Effective Legal Representation for Paternity Claims
At Raza & Jones, LLC, we provide compassionate, effective legal representation for men and women in paternity claims in St. Louis, Missouri.
Paternity matters are often emotionally-charged for all parties involved. Paternity has numerous important implications – with respect to custody, visitation, and child support – and whether you are seeking to establish or refute paternity, it is important to make sure that you fully understand the laws, processes, and procedures involved.
At Raza & Jones, LLC, we represent both men and women in paternity claims in the St. Louis, MO area. Our attorneys have more than 30 years of experience in paternity claims and other complex family law matters. We are committed to providing compassionate and practical legal representation for our clients. If you need help establishing or refuting paternity in Missouri, contact us for a confidential consultation today.
Establishing Paternity In Missouri
In Missouri, there are several situations in which a man is legally presumed to be a child’s father. These are rebuttable presumptions – meaning that they do not conclusively establish paternity – and in appropriate cases, these presumptions can be challenged in court.
If none of the presumptions apply, there are two primary methods for establishing paternity. These are: (i) by mutual consent of the mother and father in an Affidavit Acknowledging Paternity, and (ii) by filing a contested paternity claim in court. In a contested claim, paternity will generally be established through genetic testing.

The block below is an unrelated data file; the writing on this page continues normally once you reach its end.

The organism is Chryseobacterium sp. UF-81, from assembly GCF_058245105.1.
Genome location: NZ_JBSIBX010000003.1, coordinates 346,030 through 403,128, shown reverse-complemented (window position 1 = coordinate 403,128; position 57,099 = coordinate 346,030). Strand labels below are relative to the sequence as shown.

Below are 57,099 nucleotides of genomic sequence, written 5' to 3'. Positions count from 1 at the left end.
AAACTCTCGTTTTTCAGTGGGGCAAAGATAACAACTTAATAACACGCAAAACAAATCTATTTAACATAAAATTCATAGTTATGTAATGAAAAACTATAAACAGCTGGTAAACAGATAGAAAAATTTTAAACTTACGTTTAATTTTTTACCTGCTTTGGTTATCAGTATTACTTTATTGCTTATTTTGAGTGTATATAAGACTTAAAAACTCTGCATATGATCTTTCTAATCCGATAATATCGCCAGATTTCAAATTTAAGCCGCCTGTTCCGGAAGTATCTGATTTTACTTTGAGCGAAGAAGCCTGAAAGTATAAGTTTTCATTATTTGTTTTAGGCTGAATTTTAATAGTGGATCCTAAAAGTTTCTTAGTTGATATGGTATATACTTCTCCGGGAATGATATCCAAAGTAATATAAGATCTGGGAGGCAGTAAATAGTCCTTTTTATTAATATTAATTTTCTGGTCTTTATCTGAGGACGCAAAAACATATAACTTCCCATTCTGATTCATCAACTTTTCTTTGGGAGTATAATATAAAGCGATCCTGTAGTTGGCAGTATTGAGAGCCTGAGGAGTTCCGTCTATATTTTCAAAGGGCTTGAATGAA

In some situations, spouses or former spouses may need to refute the presumption of paternity that arises when a child is born during or within 300 days after the parties’ marriage. In other situations, unmarried partners may disagree over paternal rights and responsibilities.
In these cases, either party can challenge paternity in court. While establishing paternity requires proof by a preponderance of the evidence (in other words, it simply must be more likely than not that the man is the child’s father), rebutting the presumption of paternity requires proof by clear and convincing evidence. This is a much higher standard, though it can also be satisfied through genetic testing.